Silly Billy

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Silly Billy was a type of clown common at fairs in England during the 19th century. They were also common in London as a street entertainer, along with the similar clown Billy Barlow.[1] The act included playing the part of a fool or idiot, impersonating a child and singing comic songs.[2] The role was typically played as a stooge to another clown.[3]

The name is popular because of its nice rhyme[4] and was used as a generic nickname for foolish people, especially those named William such as Prince William Frederick[5] and King William IV.[6][7] The nickname was popularised in the 1970s by impressionist Mike Yarwood, putting it in the mouth of the chancellor, Denis Healey, who took the catchphrase up and used it as his own.[8]

In 1850, the costume of a Silly Billy was short, white trousers with a long white pinafore, white shoes with a strap around the ankle, red sleeves, a ruff around the neck, and a boy's cap. The hair or wig was arranged to stick out behind the ears. Red makeup was daubed to emphasise the nose with two smears of black for the eyebrows. Multiple pairs of white trousers were needed because women liked to tease the clown by smearing gingerbread or sticking pins into his legs so that they bled.[9]

Comic routines included a mesmerism act in which Silly Billy was hypnotised, a parody of a preacher giving a sermon, and a parody of a temperance campaign.[9] Comic songs included O'ive getten a Soft Pleace i' my Yead and Dolly and the Swill Tub.[10]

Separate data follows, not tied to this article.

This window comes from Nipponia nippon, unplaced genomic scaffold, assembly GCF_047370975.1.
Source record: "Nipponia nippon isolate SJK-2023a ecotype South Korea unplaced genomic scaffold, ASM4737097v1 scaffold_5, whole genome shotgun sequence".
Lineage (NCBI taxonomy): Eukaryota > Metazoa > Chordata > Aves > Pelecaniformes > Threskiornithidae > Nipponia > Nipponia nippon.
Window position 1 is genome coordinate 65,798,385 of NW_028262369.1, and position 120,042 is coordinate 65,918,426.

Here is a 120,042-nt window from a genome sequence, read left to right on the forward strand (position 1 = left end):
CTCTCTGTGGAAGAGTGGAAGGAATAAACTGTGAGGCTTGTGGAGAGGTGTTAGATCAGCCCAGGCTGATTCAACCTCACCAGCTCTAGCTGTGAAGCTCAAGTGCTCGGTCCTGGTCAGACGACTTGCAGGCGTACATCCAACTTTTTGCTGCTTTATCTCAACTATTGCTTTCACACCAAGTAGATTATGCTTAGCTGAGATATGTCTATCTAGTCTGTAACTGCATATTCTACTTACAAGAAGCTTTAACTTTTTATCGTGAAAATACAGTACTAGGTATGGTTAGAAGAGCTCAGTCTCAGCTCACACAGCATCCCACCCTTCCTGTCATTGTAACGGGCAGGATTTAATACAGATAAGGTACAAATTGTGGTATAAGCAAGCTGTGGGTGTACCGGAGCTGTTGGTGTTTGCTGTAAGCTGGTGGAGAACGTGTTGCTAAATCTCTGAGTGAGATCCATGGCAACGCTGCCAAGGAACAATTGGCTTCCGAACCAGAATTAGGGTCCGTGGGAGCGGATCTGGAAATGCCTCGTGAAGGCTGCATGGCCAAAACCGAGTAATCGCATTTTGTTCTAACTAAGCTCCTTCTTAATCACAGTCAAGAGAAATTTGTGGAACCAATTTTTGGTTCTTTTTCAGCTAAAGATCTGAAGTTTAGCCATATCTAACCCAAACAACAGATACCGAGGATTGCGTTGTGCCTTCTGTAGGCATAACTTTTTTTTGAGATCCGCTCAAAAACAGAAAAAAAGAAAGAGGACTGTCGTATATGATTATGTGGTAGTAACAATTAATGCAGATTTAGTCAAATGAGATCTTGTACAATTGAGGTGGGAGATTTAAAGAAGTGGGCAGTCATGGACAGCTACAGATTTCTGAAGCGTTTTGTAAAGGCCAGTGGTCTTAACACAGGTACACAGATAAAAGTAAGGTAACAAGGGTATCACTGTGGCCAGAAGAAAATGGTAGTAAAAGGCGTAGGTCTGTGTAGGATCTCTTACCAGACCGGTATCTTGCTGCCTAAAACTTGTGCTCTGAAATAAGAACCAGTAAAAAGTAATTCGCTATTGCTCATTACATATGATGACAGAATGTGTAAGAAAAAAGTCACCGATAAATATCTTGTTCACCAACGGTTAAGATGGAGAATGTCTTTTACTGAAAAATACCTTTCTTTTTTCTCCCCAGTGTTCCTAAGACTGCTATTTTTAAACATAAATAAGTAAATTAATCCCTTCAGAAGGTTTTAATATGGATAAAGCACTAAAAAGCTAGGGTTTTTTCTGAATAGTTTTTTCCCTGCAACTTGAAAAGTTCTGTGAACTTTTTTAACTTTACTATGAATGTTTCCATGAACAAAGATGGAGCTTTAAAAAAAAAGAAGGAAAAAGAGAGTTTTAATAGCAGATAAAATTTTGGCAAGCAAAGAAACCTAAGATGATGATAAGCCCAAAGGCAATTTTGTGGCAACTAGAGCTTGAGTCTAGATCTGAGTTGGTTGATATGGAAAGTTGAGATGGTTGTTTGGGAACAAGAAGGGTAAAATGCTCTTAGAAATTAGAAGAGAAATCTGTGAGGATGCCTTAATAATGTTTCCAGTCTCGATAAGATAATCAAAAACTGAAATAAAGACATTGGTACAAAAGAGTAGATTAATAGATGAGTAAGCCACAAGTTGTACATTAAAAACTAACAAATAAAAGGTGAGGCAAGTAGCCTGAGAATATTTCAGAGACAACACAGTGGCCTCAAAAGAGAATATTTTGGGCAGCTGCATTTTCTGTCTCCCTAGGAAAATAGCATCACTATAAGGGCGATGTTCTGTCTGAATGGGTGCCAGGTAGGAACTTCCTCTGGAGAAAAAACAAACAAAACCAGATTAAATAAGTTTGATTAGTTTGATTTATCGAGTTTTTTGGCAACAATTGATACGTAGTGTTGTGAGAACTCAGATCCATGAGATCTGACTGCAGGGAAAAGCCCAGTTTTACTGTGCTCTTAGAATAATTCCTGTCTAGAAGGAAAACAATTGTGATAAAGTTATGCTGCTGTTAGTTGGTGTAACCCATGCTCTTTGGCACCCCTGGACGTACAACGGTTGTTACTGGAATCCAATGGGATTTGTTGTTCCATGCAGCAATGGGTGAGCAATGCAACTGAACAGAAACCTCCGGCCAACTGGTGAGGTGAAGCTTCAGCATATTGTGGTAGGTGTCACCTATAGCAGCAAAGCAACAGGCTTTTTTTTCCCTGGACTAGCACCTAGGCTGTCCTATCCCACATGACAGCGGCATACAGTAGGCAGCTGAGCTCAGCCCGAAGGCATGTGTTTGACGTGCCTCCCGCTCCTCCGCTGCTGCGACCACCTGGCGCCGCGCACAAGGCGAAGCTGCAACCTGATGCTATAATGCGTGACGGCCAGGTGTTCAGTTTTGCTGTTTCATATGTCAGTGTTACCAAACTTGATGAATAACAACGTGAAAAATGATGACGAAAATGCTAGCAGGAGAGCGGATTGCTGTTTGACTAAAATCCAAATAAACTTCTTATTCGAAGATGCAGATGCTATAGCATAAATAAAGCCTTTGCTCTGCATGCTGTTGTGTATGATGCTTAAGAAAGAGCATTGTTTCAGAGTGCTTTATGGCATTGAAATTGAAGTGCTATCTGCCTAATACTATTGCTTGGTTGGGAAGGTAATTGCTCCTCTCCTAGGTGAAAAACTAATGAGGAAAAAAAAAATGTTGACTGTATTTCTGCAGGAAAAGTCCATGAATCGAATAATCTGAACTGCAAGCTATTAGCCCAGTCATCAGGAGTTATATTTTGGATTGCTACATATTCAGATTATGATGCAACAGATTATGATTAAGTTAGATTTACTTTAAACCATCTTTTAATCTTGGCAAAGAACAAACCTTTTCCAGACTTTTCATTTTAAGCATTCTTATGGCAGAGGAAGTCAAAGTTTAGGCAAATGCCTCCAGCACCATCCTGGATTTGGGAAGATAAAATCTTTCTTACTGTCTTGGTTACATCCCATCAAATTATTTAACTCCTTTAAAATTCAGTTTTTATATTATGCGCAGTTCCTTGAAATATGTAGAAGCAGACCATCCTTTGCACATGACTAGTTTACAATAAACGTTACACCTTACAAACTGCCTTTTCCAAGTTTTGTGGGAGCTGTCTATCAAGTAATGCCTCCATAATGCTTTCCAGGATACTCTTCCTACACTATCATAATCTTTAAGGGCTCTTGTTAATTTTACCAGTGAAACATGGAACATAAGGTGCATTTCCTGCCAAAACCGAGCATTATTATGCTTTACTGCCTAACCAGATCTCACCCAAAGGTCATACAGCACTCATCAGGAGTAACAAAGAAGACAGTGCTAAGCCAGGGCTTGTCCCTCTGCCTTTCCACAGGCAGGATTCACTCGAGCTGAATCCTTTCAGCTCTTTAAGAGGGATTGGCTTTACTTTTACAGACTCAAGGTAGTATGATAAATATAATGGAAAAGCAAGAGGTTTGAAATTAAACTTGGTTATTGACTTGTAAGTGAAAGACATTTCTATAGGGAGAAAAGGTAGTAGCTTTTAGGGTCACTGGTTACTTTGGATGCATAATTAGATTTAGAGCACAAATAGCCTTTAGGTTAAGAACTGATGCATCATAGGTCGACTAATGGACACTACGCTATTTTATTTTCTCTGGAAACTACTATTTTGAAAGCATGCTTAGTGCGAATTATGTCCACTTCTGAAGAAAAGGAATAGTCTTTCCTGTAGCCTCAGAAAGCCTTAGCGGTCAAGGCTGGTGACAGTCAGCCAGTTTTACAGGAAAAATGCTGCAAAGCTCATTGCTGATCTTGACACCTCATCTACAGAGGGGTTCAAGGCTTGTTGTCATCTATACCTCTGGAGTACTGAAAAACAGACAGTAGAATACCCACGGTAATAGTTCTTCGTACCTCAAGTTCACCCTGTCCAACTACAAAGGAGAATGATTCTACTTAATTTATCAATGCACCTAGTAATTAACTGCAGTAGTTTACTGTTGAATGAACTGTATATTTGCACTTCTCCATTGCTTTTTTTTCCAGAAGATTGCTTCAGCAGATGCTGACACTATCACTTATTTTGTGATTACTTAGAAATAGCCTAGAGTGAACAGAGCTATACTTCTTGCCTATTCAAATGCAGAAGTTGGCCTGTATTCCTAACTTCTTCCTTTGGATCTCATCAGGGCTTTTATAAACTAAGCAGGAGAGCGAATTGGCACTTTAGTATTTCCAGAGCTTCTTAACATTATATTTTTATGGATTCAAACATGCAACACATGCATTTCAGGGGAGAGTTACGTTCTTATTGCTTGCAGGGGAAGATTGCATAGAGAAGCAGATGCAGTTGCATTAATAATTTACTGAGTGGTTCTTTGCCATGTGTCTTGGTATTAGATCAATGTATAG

The wages of a Silly Billy at the time were about two or three half-crowns per day, averaging about a pound a week, over the year. About a dozen performers made their living in this way in the London area.[9]

See also[edit]


  1. ^ Hibbert, Christopher; Weinreb, Ben (2008), "Street Performers", The London encyclopaedia, ISBN 978-1-4050-4924-5 
  2. ^ Griffith, B (1997), "British Plays, Players, and Playing Places", The Sewanee Review 
  3. ^ English Dance and Song, English Folk Dance and Song Society: 132, 1973, The fairground Silly Billy was a comedian's stooge, underdog to his clowning, played as a juvenile part.  Missing or empty |title= (help)
  4. ^ Weekley, Ernest (1932), Words and Names, Ayer, p. 19, ISBN 978-0-8369-5918-5 
  5. ^ Leedham-Green, E. S. (1996), A Concise History of the University of Cambridge, ISBN 978-0-521-43978-7 
  6. ^ Clarke, John; Ridley, Jasper Godwin; Fraser, Antonia (2006), "William IV", The Houses of Hanover & Saxe-Coburg-Gotha, ISBN 978-0-520-22801-6, the general opinion was that he was rather a fool – 'Silly Billy' was the inevitable nickname 
  7. ^ Gossman, N.J. (2008), "Republicanism in Nineteenth Century England", International Review of Social History, 7: 47, doi:10.1017/S0020859000002005 
  8. ^ Marr, Andrew (2009), A History of Modern Britain, Pan Books, p. 346, ISBN 0330511475 
  9. ^ a b c Mayhew, Henry (1861), "Silly Billy", London labour and the London poor 
  10. ^ Chambers, William and Robert (May 27, 1865), "The Drama Under Canvas", Chamber's Journal of Popular Literature, Science and Arts